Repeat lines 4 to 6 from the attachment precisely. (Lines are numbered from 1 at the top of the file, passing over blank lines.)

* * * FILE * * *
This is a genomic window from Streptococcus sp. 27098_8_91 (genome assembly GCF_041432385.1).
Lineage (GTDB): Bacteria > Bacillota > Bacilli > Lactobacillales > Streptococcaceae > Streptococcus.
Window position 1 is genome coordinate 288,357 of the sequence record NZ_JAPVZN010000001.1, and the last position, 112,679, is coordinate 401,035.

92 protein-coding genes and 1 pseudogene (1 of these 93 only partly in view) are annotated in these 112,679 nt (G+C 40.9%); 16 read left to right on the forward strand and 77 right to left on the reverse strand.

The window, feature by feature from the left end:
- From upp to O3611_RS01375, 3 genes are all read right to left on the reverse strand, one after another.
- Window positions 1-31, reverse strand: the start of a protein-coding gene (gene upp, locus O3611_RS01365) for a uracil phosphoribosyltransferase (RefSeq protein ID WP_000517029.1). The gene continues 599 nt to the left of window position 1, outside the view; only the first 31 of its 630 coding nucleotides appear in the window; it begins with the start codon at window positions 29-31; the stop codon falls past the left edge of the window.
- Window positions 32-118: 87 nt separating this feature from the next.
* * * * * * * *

92 protein-coding genes and 1 pseudogene (1 of these 93 only partly in view) are annotated in these 112,679 nt (G+C 40.9%); 16 read left to right on the forward strand and 77 right to left on the reverse strand.

The window, feature by feature from the left end:
- From upp to O3611_RS01375, 3 genes are all read right to left on the reverse strand, one after another.